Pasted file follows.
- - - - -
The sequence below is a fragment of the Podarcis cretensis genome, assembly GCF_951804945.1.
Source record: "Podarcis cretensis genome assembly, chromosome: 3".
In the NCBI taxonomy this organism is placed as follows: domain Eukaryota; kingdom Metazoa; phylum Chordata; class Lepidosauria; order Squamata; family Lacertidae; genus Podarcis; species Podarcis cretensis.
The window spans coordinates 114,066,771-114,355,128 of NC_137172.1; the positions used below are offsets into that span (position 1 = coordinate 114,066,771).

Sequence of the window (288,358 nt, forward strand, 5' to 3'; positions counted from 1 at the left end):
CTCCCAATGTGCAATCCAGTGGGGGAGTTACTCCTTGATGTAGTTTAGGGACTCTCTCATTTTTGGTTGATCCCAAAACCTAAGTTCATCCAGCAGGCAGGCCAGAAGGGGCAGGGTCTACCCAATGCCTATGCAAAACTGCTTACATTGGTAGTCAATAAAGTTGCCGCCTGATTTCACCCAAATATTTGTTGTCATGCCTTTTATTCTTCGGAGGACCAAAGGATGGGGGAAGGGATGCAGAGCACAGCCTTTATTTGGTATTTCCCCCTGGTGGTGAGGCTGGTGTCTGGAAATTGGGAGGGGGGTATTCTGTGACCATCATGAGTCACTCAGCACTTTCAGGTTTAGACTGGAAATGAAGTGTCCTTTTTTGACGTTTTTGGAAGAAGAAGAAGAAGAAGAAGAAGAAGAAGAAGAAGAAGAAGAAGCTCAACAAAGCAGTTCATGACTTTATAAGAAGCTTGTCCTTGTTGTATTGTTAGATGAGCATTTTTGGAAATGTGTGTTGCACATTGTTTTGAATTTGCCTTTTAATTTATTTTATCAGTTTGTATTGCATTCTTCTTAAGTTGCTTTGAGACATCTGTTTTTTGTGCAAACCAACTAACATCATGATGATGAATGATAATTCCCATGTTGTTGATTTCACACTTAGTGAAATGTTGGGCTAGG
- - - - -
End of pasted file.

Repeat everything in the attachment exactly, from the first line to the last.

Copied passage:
The sequence below is a fragment of the Podarcis cretensis genome, assembly GCF_951804945.1.
Source record: "Podarcis cretensis genome assembly, chromosome: 3".
In the NCBI taxonomy this organism is placed as follows: domain Eukaryota; kingdom Metazoa; phylum Chordata; class Lepidosauria; order Squamata; family Lacertidae; genus Podarcis; species Podarcis cretensis.
The window spans coordinates 114,066,771-114,355,128 of NC_137172.1; the positions used below are offsets into that span (position 1 = coordinate 114,066,771).

Sequence of the window (288,358 nt, forward strand, 5' to 3'; positions counted from 1 at the left end):
CTCCCAATGTGCAATCCAGTGGGGGAGTTACTCCTTGATGTAGTTTAGGGACTCTCTCATTTTTGGTTGATCCCAAAACCTAAGTTCATCCAGCAGGCAGGCCAGAAGGGGCAGGGTCTACCCAATGCCTATGCAAAACTGCTTACATTGGTAGTCAATAAAGTTGCCGCCTGATTTCACCCAAATATTTGTTGTCATGCCTTTTATTCTTCGGAGGACCAAAGGATGGGGGAAGGGATGCAGAGCACAGCCTTTATTTGGTATTTCCCCCTGGTGGTGAGGCTGGTGTCTGGAAATTGGGAGGGGGGTATTCTGTGACCATCATGAGTCACTCAGCACTTTCAGGTTTAGACTGGAAATGAAGTGTCCTTTTTTGACGTTTTTGGAAGAAGAAGAAGAAGAAGAAGAAGAAGAAGAAGAAGAAGAAGAAGCTCAACAAAGCAGTTCATGACTTTATAAGAAGCTTGTCCTTGTTGTATTGTTAGATGAGCATTTTTGGAAATGTGTGTTGCACATTGTTTTGAATTTGCCTTTTAATTTATTTTATCAGTTTGTATTGCATTCTTCTTAAGTTGCTTTGAGACATCTGTTTTTTGTGCAAACCAACTAACATCATGATGATGAATGATAATTCCCATGTTGTTGATTTCACACTTAGTGAAATGTTGGGCTAGG